My First eBook is Now available! Onboarding – The Right Way

Onboarding - the Right Way

My First eBook is Now available!

For those of you who follow www.russobusinessconsulting.com, you are aware of the drive I have for fostering partnerships and fairness in business.

I write with a theme that treating people like humans instead of task-oriented robots can uncover incredible innovation.

If we resist the urge to rush to solutions ignoring people’s feelings as we go, we can savor an amazing journey of learning from others. In my years as a professional, I’ve been in situations where I was lost and confused at a new job, and I don’t wish these feelings on anyone. It took me years to get to a place of professional fulfillment. I feel like simple changes can help people be comfortable, productive, and fulfilled in the workplace. All I want to do is help people make these simple changes so they can be happy and productive in situations where I wasn’t.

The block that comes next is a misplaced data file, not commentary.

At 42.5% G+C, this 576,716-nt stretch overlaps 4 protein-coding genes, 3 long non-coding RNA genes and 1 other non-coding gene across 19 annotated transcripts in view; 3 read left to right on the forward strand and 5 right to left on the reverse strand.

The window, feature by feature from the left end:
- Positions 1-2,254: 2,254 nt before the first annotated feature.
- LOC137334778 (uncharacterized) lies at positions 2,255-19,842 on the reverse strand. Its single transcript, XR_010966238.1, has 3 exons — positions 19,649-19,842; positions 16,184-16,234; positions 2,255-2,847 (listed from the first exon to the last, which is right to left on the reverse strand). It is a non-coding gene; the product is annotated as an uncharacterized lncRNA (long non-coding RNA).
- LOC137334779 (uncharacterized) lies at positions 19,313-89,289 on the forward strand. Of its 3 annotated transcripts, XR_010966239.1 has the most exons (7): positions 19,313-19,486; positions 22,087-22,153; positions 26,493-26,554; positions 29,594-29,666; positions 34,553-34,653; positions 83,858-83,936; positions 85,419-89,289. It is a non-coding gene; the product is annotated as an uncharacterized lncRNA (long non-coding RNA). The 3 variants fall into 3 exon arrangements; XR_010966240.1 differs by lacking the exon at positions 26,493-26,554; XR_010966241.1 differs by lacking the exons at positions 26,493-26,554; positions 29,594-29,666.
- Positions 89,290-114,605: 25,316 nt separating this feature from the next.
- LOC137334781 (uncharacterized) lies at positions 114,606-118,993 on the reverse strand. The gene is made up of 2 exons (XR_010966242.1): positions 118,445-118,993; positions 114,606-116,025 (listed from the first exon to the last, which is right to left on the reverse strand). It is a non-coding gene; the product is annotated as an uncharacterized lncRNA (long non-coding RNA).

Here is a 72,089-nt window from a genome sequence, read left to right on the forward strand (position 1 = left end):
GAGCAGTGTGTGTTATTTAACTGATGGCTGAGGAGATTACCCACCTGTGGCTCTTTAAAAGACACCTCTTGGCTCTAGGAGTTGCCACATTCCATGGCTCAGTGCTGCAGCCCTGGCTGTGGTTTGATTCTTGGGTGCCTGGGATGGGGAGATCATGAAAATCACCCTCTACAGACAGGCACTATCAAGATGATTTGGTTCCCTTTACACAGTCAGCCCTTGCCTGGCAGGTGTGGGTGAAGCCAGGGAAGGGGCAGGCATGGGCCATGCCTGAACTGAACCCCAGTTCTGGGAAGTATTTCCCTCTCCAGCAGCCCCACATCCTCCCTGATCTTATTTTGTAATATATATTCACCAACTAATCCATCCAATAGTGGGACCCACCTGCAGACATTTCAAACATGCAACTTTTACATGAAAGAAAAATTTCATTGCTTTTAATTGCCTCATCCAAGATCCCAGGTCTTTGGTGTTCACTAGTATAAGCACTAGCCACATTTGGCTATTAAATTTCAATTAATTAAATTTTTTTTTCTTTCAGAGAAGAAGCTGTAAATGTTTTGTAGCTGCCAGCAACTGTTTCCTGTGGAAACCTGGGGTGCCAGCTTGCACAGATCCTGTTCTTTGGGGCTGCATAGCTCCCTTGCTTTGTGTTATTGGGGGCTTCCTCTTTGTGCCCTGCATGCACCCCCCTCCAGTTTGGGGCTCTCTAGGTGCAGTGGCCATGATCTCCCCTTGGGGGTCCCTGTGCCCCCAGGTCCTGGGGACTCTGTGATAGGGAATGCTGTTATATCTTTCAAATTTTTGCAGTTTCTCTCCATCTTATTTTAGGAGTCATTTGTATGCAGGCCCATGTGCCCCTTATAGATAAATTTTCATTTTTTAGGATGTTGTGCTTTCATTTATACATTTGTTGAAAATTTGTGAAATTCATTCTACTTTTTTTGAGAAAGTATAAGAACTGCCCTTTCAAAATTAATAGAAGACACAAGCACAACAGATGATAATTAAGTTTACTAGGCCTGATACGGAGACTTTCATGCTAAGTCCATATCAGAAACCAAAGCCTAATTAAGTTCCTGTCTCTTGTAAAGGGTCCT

So I’ve made it my mission to treat people like humans whose opinions matter, so they become more confident and fulfilled versions of themselves.

My first eBook, “Onboarding – The Right Way” is now available for purchase. I’m very proud of the content and I’m excited for the value it will help you implement in your professional lives.

I plan to keep making more great information available in the weeks and months to come!

Please click this link: *** New *** Products or the menu above with the same name to access my eBook.

I can’t thank you enough for all your support.

Sep 25